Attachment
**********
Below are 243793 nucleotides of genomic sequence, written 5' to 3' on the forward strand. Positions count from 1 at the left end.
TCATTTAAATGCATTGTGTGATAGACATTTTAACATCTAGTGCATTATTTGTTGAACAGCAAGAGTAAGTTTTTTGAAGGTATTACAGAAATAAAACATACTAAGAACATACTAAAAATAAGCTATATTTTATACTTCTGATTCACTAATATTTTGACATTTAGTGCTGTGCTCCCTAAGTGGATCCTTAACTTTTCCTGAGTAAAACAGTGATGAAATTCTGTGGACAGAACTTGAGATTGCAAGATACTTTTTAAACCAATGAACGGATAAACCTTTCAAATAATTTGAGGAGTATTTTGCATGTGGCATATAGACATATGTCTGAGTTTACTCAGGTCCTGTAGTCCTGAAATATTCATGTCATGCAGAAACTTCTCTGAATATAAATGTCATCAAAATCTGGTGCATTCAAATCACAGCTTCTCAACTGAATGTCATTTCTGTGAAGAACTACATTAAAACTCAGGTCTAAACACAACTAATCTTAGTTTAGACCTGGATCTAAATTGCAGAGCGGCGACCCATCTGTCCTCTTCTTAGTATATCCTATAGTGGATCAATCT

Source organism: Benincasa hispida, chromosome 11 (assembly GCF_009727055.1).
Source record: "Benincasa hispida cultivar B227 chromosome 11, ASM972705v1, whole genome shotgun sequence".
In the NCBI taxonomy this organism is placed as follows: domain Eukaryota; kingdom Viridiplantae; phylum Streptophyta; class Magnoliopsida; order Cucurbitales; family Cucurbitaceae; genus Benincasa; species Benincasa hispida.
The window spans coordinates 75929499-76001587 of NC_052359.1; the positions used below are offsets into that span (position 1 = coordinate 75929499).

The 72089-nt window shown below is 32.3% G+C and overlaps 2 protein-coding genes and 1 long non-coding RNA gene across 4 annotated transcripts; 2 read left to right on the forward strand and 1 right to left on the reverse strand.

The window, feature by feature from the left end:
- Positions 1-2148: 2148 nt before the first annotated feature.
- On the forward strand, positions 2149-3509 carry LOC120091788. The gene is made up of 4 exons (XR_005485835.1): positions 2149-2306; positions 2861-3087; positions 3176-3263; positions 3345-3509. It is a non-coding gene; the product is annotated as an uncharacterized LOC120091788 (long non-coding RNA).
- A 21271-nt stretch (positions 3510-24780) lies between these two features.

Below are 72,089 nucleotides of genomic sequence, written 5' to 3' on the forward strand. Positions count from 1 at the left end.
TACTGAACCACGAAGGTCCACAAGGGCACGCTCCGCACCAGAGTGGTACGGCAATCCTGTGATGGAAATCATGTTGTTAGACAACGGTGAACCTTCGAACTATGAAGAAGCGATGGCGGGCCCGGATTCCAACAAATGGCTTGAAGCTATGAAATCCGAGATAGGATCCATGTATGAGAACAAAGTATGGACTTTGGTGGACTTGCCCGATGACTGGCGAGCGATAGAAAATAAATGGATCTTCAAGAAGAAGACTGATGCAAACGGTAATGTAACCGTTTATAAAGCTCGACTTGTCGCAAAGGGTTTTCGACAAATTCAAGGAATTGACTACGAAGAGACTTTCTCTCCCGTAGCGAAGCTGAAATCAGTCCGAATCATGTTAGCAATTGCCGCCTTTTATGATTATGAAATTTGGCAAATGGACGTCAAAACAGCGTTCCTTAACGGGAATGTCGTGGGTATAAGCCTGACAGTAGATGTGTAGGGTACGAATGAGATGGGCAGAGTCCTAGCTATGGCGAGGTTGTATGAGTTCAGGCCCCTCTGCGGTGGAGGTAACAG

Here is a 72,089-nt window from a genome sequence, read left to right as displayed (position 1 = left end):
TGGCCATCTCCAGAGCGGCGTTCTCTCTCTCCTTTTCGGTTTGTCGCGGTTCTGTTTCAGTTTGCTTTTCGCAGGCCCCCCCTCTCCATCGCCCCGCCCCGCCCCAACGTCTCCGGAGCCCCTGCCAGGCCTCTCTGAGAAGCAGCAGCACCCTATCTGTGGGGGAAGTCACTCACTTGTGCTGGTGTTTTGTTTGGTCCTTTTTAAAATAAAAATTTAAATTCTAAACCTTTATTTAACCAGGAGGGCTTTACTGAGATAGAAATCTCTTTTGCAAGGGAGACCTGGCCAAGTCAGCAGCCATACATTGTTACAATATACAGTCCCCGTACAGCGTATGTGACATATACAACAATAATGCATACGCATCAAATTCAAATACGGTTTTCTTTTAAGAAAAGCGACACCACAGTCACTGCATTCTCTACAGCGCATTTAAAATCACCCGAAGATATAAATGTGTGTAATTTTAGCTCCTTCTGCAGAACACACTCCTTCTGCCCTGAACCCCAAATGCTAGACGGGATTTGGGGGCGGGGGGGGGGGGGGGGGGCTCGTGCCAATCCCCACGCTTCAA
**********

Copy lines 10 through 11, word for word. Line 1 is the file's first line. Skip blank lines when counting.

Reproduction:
- On the forward strand, positions 2149-3509 carry LOC120091788. The gene is made up of 4 exons (XR_005485835.1): positions 2149-2306; positions 2861-3087; positions 3176-3263; positions 3345-3509. It is a non-coding gene; the product is annotated as an uncharacterized LOC120091788 (long non-coding RNA).
- A 21271-nt stretch (positions 3510-24780) lies between these two features.